Unfortunately, J.R. Jayawardena could not complete the revolution he began – in the backdrop of ethnic tensions and the second JVP insurrection. Reforms in education, power, railway and even agriculture sectors hardly happened. (Interestingly, Dr. Sarath Amunugama, a former finance minister later called four of such sectors as ‘paraassayaas’ or demons, that suck the blood from the national economy) Decision making power, in spite of the 13th amendment, has sacredly maintained at the centre. Enthusiasm in infrastructure building was lost on the way. A sizable fraction of state income has continuously been spent in education and healthcare subsidies. Government grew till it provided job opportunities for every one in sixteen of the population – again, a large section is political henchman. Money printing, at the cost of thumping inflation rates became the norm of the day.

The only break in this vicious system was the two brief years from 2002-3. At least the first year saw a systematic approach in building the economy. We saw Sri Lanka starts shining after a long period of suppression. Then the masses rejected the system – it did not meet their short term goals; government jobs and fertiliser subsidies.

This brings us to the days of ‘national economy’ – whatever it means. Patriotism has many facets. We are back to 1970-77 times, sans queues and barriers. Government takes pride in the number of jobs newly created within, and has absolutely no shame in imposing high taxes (tax on petrol is 189%) and printing money to support war efforts. We believe in isolated economic models that can be ‘plugged out’ from international trade. Protectionism is more a religion. Be Lankan; buy Lankan is the theme of the day. Just like in any sub Saharan African state the opportunities for new ventures are traded under the table. Private sector is looked with suspicion. Bribery remains the best strategy, and centralised now, the process perhaps is less cumbersome. (Just bribe one big man, not five on the way!) The masses are insensitive, as long as they receive their fair share. Money is not the only commodity that makes a mass exodus; brains too do so.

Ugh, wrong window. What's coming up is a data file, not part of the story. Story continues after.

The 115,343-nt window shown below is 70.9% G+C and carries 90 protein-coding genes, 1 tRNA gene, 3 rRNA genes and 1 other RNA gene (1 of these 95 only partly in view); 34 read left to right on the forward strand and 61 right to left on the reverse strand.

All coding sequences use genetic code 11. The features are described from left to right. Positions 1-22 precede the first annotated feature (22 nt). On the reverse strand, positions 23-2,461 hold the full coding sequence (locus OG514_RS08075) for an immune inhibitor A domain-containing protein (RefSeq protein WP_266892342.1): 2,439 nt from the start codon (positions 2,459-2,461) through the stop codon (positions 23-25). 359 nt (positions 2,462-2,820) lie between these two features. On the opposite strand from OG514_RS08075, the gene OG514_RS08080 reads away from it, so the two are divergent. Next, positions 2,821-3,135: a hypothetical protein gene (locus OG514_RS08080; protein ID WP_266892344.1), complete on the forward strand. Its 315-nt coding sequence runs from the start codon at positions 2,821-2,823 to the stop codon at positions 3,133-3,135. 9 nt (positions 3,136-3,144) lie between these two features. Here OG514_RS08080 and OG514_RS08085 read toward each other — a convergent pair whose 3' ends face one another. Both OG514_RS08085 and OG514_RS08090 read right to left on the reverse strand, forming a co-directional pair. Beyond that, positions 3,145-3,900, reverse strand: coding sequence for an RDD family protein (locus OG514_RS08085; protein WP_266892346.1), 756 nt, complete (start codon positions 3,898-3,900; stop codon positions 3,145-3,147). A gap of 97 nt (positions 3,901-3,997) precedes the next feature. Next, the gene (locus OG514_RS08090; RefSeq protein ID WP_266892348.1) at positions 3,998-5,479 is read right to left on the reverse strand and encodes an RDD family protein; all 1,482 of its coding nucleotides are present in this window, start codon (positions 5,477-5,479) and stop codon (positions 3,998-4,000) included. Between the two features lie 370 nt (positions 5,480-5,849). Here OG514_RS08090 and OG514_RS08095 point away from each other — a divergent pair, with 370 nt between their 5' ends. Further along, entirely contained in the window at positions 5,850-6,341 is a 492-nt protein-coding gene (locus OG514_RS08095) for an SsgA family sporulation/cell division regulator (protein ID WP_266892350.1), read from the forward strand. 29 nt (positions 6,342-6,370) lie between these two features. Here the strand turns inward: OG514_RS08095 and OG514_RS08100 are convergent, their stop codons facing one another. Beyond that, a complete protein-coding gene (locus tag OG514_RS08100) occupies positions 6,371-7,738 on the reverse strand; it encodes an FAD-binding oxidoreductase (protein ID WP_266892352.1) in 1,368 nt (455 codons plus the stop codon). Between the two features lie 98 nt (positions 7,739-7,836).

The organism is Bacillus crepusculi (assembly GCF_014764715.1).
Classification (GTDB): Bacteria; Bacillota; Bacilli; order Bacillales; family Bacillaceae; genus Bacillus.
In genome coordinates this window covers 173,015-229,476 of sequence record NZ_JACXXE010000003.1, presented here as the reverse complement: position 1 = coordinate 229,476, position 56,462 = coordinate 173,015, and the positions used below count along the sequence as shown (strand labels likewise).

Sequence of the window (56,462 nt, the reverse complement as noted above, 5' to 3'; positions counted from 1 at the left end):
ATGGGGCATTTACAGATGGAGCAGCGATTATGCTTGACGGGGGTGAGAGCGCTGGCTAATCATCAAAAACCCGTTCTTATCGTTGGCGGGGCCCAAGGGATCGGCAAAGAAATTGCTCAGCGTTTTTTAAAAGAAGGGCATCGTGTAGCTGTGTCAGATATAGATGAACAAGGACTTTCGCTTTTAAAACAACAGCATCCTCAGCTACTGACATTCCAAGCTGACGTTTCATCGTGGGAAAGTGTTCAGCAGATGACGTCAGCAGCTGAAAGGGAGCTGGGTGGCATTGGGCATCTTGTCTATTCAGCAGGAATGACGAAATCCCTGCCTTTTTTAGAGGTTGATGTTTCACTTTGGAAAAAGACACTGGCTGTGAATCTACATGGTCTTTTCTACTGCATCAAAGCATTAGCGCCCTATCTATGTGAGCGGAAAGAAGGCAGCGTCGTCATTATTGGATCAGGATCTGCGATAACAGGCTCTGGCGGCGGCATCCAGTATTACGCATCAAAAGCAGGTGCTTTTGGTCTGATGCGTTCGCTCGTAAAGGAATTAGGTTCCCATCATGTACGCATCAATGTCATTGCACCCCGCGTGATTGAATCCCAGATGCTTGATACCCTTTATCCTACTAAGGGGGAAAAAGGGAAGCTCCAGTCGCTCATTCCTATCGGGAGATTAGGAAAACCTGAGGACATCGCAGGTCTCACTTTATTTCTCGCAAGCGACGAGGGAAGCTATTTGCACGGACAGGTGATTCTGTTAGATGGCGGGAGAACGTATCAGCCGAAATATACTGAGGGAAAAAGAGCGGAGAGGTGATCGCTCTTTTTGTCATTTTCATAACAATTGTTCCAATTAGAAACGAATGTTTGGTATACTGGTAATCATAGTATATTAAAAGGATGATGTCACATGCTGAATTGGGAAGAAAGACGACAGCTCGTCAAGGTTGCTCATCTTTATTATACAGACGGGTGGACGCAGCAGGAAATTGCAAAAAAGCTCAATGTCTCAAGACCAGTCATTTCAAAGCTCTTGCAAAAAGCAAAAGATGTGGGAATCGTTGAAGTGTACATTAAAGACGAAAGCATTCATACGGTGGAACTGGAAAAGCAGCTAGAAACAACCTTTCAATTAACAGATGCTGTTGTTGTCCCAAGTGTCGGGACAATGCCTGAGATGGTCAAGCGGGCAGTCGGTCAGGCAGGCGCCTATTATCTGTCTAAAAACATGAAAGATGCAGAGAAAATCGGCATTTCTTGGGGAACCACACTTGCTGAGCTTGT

We still cheer for independence and a government that failed to carry out a single economic reform since the day it took office in November 2005.

Is our economic independence a distant dream? You tell me.

Will the puritans – Media and Central Bank – now step forward and cast the first stone at Sakwithi Ranasinghe?

Sakwithi Ranasinghe is virtually crucified. Stable gates are tightened. That should make everybody happy – at least till next such event. Time to wipe out the entire episode from mass reminiscence and move to cricket, if not Kilinochchi.

So this might be my last post on Sakwithi. (BTW, I will appear in TNL’s Bihidora on Wednesday 9.30 pm to speak on the subject.)

Nalaka Gunawardene disrobes the media prostitution. The very media now chastise Sakwithi sir, once willingly slept with him to build his larger than life image. Media moguls could have been a bit more discretionary on advertisements to minimize the damage. Apparently they did not care and the gullible mice followed the Pied Piper. So how ethical is it for media to wash its hands and shed crocodile tears now? (Ironically, ‘Lankadeepa’ of Sept 28 simultaneously brands D. K. Udayasiri of Sakwithi’s ilk as a bogus or ‘hora’ investor in its lead news, and carries a half page ad for him inside!)

Let me take on the other puritan – The Central Bank of Sri Lanka.

I do NOT – repeat NOT – blame Central Bank for not playing the role of the regulator, it isn’t. Central Bank ‘s mandate is limited only to supervise registered finance companies, and Sakwithi sir was not within that category. He should have been taken care by the Police, but what use blaming a force headed by an IGP who expects video clips from rape victims? I hear few SPs and ASPs are among those who were taken for a ride by Sakwithi sir. I am not surprised.

I blame Central Bank for a different reason – creating the breeding ground for Sakwithis.